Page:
Frankfurt, Brussels (5/5 – 50)
Following the Greek Supreme Court’s decision released on May 2, a total of 36 parties and party coalitions will run in the May 21 Greek elections.
Of the initial 50 parties, coalitions, and independent candidates that had submitted applications, the Supreme Court rejected 14 parties, including “National Party – Hellenes”, which was founded by jailed neo-Nazi Ilias Kasidiaris.
Kasidiaris, 42, founded the party after receiving a 13-year prison sentence in 2020. He was convicted as a leading member of an extreme right party, Golden Dawn, which was blamed for multiple attacks against migrants and left-wing political activists.The party was founded as a neo-Nazi group in the 1980s but later claimed to represent a broader nationalist ideology.
The party officials have vowed to fight the ban in European courts. Opinion polls in recent weeks suggested the party would have done well enough in the election to be represented in parliament, with a projected 4% of voter support.
Greece’s Supreme Court banned the party from participating in the country’s upcoming general election based on legal amendments approved by lawmakers in February.The amendments disqualify parties led by politicians convicted of serious offenses or ones that would not “serve the free functioning of (Greece’s) democratic constitution.”
Due to these new terms, imprisoned Kasidiaris and his party are not allowed to participate in the May 21 election. The Supreme Court’s 9-1 decision to uphold parliament’s action could effect the outcome of the election, since the winning party would likely have an easier time forming a new government with fewer parties represented in the national legislature.
Previously, Greek PresidentKaterina Sakellaropoulou on April 22 approved a request by Prime Minister Kyriakos Mitsotakis to dissolve the country’s parliament on April 23.The parliament was officially dissolved the next day, paving the way for national elections on May 21.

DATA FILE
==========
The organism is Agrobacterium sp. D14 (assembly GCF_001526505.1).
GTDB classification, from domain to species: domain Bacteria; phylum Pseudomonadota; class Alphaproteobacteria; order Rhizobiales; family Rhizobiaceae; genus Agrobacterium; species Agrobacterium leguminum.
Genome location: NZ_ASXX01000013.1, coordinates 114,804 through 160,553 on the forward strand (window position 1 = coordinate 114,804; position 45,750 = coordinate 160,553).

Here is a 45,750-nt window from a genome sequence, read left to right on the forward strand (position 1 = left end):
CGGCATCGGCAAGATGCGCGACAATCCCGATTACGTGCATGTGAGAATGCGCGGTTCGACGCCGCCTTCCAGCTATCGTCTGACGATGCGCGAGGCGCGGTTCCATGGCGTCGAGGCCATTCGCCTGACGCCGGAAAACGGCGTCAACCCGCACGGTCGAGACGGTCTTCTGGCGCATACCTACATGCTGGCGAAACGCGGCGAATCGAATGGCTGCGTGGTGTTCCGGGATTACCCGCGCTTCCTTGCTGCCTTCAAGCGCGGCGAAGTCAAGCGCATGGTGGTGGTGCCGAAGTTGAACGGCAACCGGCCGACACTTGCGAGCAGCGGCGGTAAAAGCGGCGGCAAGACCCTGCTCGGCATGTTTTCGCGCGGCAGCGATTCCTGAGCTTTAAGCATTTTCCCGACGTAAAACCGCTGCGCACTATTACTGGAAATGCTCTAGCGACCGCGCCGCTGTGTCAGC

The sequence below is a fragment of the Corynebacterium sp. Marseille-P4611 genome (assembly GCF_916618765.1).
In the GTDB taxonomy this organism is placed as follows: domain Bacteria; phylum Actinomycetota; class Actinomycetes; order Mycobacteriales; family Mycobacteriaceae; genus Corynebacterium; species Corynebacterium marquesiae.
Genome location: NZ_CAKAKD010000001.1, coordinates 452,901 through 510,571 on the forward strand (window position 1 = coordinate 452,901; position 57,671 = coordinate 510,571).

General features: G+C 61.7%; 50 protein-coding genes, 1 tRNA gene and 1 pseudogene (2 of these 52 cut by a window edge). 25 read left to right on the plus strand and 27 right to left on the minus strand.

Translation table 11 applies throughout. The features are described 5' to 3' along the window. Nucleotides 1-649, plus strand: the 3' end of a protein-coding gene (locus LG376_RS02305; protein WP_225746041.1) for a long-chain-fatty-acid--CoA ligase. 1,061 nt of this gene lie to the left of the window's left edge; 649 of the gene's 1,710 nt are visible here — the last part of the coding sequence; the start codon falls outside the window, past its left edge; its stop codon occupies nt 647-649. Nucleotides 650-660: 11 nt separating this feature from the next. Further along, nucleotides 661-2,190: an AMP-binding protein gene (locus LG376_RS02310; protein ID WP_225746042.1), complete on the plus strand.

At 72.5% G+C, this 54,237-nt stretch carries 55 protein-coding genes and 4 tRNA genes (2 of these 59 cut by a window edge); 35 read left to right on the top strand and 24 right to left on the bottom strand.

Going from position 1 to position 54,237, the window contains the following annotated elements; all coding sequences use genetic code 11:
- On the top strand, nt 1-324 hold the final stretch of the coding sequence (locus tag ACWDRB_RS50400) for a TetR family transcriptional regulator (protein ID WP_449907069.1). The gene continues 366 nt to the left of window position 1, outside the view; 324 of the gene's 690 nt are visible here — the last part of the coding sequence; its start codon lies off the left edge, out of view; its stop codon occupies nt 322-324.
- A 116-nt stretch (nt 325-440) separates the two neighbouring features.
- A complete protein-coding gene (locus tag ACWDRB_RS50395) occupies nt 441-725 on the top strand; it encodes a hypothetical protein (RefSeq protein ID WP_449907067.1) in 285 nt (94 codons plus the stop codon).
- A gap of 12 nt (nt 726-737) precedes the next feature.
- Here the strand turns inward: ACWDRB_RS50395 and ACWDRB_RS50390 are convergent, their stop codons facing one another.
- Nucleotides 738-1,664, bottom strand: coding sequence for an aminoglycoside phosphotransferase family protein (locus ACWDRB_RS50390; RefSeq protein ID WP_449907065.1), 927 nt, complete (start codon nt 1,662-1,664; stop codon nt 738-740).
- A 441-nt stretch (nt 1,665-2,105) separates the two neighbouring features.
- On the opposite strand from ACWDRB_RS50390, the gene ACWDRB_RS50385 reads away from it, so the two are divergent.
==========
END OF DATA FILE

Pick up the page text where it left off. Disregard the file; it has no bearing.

Mitsotakis, who will end his term in July, announced new elections for May 21 in March.He called on voters to look to other countries that have been caught in a cycle of elections that have produced no clear winner and left them without governments.
The 55-year-old followed in the footsteps of his late father, former Prime Minister Constantine Mitsotakis, and he remained popular during his term. However, Mitsotakis’ government has recently faced pressure over its handling of a deadly train crash. Saddled with problems like high inflation and food prices, a wiretapping scandal and other issues, his party is far from certain to win the elections.
Mitsotakis is seeking a second term in the election. His center-right New Democracy party is leading in opinion polls but suggest he is unlikely to achieve an outright victory.Mitsotakis’ conservative New Democracy (ND) party will face off against its main opposition, the leftist Syriza party which led the government from 2015 to 2019, under former Prime Minister Alexis Tsipras.
The vote will take place under a new proportional representation system in the 300-seat Hellenic Parliament — posing difficulties for any party to gather a majority and making two rounds of voting likely. The runoff election would probably take place in July.For the first time, Greeks living abroad will be able to exercise their right to vote in their place of residence, provided they meet the criteria set out in the relevant legislation.